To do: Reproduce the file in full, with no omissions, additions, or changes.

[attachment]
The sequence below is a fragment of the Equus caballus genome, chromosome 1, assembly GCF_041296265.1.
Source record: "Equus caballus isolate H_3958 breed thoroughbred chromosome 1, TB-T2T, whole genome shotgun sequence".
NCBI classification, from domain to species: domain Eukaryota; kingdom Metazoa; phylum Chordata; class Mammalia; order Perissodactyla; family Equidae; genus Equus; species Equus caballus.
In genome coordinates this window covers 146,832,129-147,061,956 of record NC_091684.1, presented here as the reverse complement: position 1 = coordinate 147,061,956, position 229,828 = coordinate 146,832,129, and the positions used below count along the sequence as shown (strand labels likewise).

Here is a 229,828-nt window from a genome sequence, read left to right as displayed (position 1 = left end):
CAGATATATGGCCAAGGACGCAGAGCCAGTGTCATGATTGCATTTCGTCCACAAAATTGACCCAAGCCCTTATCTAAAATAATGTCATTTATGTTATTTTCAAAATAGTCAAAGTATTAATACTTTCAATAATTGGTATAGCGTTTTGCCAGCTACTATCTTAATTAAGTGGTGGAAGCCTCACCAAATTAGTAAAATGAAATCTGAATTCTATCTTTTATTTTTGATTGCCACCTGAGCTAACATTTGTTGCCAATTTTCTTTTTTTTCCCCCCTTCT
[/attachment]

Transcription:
The sequence below is a fragment of the Equus caballus genome, chromosome 1, assembly GCF_041296265.1.
Source record: "Equus caballus isolate H_3958 breed thoroughbred chromosome 1, TB-T2T, whole genome shotgun sequence".
NCBI classification, from domain to species: domain Eukaryota; kingdom Metazoa; phylum Chordata; class Mammalia; order Perissodactyla; family Equidae; genus Equus; species Equus caballus.
In genome coordinates this window covers 146,832,129-147,061,956 of record NC_091684.1, presented here as the reverse complement: position 1 = coordinate 147,061,956, position 229,828 = coordinate 146,832,129, and the positions used below count along the sequence as shown (strand labels likewise).

Here is a 229,828-nt window from a genome sequence, read left to right as displayed (position 1 = left end):
CAGATATATGGCCAAGGACGCAGAGCCAGTGTCATGATTGCATTTCGTCCACAAAATTGACCCAAGCCCTTATCTAAAATAATGTCATTTATGTTATTTTCAAAATAGTCAAAGTATTAATACTTTCAATAATTGGTATAGCGTTTTGCCAGCTACTATCTTAATTAAGTGGTGGAAGCCTCACCAAATTAGTAAAATGAAATCTGAATTCTATCTTTTATTTTTGATTGCCACCTGAGCTAACATTTGTTGCCAATTTTCTTTTTTTTCCCCCCTTCT